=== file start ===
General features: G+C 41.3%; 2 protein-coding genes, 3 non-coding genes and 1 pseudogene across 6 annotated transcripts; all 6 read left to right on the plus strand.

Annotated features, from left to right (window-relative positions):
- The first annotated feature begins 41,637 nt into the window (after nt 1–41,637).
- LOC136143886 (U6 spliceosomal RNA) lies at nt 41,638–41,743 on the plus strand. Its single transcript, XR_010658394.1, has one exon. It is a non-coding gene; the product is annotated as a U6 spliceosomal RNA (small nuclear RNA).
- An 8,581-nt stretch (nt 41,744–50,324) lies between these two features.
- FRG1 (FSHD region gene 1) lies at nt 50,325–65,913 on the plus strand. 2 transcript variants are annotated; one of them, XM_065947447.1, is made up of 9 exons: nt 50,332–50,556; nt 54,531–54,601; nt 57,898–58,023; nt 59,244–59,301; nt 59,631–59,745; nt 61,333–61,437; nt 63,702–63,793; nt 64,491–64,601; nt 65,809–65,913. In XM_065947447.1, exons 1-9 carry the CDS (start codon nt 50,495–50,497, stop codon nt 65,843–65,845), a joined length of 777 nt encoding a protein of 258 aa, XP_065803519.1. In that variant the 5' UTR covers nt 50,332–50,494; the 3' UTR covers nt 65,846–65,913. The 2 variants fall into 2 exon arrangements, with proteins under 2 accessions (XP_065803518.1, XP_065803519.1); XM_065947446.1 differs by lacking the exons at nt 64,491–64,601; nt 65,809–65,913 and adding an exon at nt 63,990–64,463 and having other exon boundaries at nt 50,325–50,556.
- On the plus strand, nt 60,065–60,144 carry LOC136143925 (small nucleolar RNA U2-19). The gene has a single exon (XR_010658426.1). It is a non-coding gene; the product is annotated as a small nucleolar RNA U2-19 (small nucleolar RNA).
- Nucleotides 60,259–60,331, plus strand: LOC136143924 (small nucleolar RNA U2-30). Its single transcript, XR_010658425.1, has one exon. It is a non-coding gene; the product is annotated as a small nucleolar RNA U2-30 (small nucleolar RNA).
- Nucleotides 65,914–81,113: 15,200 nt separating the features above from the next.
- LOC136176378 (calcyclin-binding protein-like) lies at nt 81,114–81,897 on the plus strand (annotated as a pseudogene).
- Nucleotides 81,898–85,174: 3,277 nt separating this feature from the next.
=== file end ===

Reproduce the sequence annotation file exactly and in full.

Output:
General features: G+C 41.3%; 2 protein-coding genes, 3 non-coding genes and 1 pseudogene across 6 annotated transcripts; all 6 read left to right on the plus strand.

Annotated features, from left to right (window-relative positions):
- The first annotated feature begins 41,637 nt into the window (after nt 1–41,637).
- LOC136143886 (U6 spliceosomal RNA) lies at nt 41,638–41,743 on the plus strand. Its single transcript, XR_010658394.1, has one exon. It is a non-coding gene; the product is annotated as a U6 spliceosomal RNA (small nuclear RNA).
- An 8,581-nt stretch (nt 41,744–50,324) lies between these two features.
- FRG1 (FSHD region gene 1) lies at nt 50,325–65,913 on the plus strand. 2 transcript variants are annotated; one of them, XM_065947447.1, is made up of 9 exons: nt 50,332–50,556; nt 54,531–54,601; nt 57,898–58,023; nt 59,244–59,301; nt 59,631–59,745; nt 61,333–61,437; nt 63,702–63,793; nt 64,491–64,601; nt 65,809–65,913. In XM_065947447.1, exons 1-9 carry the CDS (start codon nt 50,495–50,497, stop codon nt 65,843–65,845), a joined length of 777 nt encoding a protein of 258 aa, XP_065803519.1. In that variant the 5' UTR covers nt 50,332–50,494; the 3' UTR covers nt 65,846–65,913. The 2 variants fall into 2 exon arrangements, with proteins under 2 accessions (XP_065803518.1, XP_065803519.1); XM_065947446.1 differs by lacking the exons at nt 64,491–64,601; nt 65,809–65,913 and adding an exon at nt 63,990–64,463 and having other exon boundaries at nt 50,325–50,556.
- On the plus strand, nt 60,065–60,144 carry LOC136143925 (small nucleolar RNA U2-19). The gene has a single exon (XR_010658426.1). It is a non-coding gene; the product is annotated as a small nucleolar RNA U2-19 (small nucleolar RNA).
- Nucleotides 60,259–60,331, plus strand: LOC136143924 (small nucleolar RNA U2-30). Its single transcript, XR_010658425.1, has one exon. It is a non-coding gene; the product is annotated as a small nucleolar RNA U2-30 (small nucleolar RNA).
- Nucleotides 65,914–81,113: 15,200 nt separating the features above from the next.
- LOC136176378 (calcyclin-binding protein-like) lies at nt 81,114–81,897 on the plus strand (annotated as a pseudogene).
- Nucleotides 81,898–85,174: 3,277 nt separating this feature from the next.